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Old 08-08-2012, 05:55 AM   #11
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I frequently step mash, so I only uncover when I need to go to the next step. I do indeed stir at that time.

My temp holds fairly well for 20-30 mins aka one step.
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Old 08-08-2012, 06:42 PM   #12
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You certainly don't need to stir the mash. It will convert and extract just fine without stirring, and taking the top off to stir is going to contribute to losing mash temp.

First off, doughing in at 170 is too hot. Assuming about 10lbs of grain at room temp, you should be doughing in closer to about 164 to normalize the mash around 155. At a 170 dough in, you are mashing closer to 160-161, leading to more complex sugars in your mash that the yeast can't break down, which leads to more malty body and residual sweetness in your final product.

Then, you could keep monitoring the temp and adding heat, but that's a PITA in my opinion.

Get an old blanket, sleeping pad, or moving pad or go get one at goodwill. Here in the FL summer, I can maintain temp within one degree just covering the top with a blanket. In the FL winter, I wrap the entire pot using two blankets (one around the top and bottom, one around the sides, with a bungee holding it all together) to keep temp within one degree. Your weather may vary, but you get the idea.

THEN, do a 170F, 10 minute mashout, and stir like a maniac during the mashout. This 10 minutes of stirring is far more efficient and valuable than stirring during the mash.

I get 76-78% efficiency with these steps and a good fine crush.

Good luck!
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Old 08-08-2012, 07:02 PM   #13
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Thanks for the info ! That helps
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Old 08-08-2012, 07:03 PM   #14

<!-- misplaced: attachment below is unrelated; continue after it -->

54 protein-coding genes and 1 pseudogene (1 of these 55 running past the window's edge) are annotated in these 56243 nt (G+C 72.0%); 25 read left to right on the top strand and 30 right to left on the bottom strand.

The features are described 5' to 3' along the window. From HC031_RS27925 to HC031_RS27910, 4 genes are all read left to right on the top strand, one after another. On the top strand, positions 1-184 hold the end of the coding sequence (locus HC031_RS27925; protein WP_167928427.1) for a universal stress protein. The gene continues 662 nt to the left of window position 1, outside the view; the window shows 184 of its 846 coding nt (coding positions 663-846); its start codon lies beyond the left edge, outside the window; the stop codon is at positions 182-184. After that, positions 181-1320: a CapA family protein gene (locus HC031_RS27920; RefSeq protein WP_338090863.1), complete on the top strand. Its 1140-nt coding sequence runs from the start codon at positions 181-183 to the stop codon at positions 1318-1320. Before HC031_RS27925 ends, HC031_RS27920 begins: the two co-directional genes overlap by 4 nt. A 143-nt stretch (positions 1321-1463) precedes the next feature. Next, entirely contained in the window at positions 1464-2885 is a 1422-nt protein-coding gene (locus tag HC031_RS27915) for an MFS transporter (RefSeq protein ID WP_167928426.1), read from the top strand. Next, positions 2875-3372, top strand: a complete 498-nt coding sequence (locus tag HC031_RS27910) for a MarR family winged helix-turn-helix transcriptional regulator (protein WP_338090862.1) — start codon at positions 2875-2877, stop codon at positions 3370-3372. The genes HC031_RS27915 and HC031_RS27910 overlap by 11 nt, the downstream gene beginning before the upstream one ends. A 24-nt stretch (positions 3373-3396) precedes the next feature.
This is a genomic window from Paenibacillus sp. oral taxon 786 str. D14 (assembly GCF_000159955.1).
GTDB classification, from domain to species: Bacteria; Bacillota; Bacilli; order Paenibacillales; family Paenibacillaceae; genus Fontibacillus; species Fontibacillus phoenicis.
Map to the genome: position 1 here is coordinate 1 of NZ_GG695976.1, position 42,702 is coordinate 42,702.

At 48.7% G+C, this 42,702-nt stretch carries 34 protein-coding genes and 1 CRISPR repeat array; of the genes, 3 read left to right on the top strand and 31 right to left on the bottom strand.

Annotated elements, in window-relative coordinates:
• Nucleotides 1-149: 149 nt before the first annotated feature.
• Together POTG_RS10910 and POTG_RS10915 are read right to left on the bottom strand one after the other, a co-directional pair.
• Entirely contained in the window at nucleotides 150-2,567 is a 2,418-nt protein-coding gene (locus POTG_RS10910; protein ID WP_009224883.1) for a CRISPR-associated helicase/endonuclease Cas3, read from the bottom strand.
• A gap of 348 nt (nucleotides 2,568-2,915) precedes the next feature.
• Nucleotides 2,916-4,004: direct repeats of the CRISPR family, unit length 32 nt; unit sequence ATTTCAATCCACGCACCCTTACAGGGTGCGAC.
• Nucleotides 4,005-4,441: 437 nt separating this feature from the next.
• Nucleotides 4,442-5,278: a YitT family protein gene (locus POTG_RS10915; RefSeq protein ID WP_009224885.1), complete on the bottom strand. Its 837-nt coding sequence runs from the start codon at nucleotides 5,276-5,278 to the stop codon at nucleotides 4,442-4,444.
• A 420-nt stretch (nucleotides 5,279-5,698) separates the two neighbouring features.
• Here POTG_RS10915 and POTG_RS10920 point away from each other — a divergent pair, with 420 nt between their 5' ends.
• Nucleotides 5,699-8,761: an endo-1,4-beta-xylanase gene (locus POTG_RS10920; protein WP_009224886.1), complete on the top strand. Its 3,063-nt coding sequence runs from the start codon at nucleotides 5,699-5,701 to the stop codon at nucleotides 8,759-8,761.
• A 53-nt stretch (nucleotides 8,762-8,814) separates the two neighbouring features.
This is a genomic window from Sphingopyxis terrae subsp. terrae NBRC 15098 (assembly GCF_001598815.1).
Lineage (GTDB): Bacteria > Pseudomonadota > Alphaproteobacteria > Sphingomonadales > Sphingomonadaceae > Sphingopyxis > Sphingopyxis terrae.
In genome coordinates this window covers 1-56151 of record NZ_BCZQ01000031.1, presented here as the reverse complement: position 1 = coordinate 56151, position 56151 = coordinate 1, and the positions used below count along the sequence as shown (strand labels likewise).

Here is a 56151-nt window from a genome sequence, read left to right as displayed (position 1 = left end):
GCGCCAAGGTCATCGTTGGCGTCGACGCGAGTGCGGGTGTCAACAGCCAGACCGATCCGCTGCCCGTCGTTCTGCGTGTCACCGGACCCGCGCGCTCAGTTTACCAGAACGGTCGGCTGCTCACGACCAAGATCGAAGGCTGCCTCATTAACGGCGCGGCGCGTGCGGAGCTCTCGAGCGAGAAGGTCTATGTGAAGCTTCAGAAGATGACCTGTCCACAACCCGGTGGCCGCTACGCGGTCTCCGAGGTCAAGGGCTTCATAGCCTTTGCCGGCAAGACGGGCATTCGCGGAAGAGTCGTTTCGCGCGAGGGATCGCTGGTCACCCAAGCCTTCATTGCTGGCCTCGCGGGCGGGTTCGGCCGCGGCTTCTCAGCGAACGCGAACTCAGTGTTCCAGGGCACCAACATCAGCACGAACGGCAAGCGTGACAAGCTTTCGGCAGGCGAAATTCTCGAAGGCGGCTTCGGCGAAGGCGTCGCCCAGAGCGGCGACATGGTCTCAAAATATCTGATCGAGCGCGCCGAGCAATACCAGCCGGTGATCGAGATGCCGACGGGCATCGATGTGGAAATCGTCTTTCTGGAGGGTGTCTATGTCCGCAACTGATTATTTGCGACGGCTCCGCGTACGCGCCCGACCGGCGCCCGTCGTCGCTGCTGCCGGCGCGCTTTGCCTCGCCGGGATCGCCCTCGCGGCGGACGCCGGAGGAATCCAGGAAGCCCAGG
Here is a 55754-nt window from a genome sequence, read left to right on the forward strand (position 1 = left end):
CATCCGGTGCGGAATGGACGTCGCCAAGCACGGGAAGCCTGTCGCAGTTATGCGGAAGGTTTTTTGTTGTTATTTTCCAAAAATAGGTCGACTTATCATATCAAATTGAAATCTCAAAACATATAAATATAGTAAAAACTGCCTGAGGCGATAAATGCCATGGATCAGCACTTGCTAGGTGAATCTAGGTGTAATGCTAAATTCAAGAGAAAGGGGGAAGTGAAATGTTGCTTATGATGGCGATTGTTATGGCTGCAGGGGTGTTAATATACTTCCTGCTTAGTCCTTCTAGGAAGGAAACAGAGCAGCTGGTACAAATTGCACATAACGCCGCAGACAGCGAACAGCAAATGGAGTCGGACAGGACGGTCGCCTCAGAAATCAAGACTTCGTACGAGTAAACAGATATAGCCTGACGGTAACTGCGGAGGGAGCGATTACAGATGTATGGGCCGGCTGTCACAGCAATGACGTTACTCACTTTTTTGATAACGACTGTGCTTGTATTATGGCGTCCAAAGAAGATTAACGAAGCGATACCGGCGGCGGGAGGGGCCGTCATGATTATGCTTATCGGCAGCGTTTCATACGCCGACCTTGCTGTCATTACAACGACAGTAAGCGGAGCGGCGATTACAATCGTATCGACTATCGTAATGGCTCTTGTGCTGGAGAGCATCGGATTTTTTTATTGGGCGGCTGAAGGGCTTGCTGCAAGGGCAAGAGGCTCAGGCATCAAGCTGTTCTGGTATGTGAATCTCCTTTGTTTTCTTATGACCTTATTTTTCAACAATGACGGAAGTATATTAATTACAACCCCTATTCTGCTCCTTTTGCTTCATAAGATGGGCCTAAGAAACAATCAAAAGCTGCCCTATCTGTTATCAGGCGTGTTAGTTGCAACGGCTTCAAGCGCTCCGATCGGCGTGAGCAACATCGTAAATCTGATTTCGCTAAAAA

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Topher what is the best way to determine how much strike water I need to start with?
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Old 08-08-2012, 07:17 PM   #15
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Quote:
Originally Posted by TopherM
You certainly don't need to stir the mash. It will convert and extract just fine without stirring, and taking the top off to stir is going to contribute to losing mash temp.

First off, doughing in at 170 is too hot. Assuming about 10lbs of grain at room temp, you should be doughing in closer to about 164 to normalize the mash around 155. At a 170 dough in, you are mashing closer to 160-161, leading to more complex sugars in your mash that the yeast can't break down, which leads to more malty body and residual sweetness in your final product.

Then, you could keep monitoring the temp and adding heat, but that's a PITA in my opinion.

Get an old blanket, sleeping pad, or moving pad or go get one at goodwill. Here in the FL summer, I can maintain temp within one degree just covering the top with a blanket. In the FL winter, I wrap the entire pot using two blankets (one around the top and bottom, one around the sides, with a bungee holding it all together) to keep temp within one degree. Your weather may vary, but you get the idea.

THEN, do a 170F, 10 minute mashout, and stir like a maniac during the mashout. This 10 minutes of stirring is far more efficient and valuable than stirring during the mash.

I get 76-78% efficiency with these steps and a good fine crush.

Good luck!
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That's too high of a temp for strike water. Use any one of the many online strike water calc's. I use Beersmith. There is a also android and iPhone app that do it as well.
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Old 08-08-2012, 08:02 PM   #16
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There are many free software packages to tell you water temperature and size

http://www.buildabeer.org/beerquickcalc.php
is nice

Look under Software and you will see other free ones
Brewtarget
bremaster
brewsoft

there is also a new one with activity within the last few days
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Old 08-08-2012, 08:33 PM   #17
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Yeah, I use BeerSmith to calculate it, but the basic math is:

Desired Batch Size
+
Boil Off (specific to your kettle)
+
Loss to Trub (depends on style, typically about 0.5 gallon)
+
Loss to contraction during cooling (about 0.25 gallons)


My 5.5 gallon batches typically require about 7.2 gallons of starting water volume.
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Old 08-08-2012, 09:15 PM   #18
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Got it thanks
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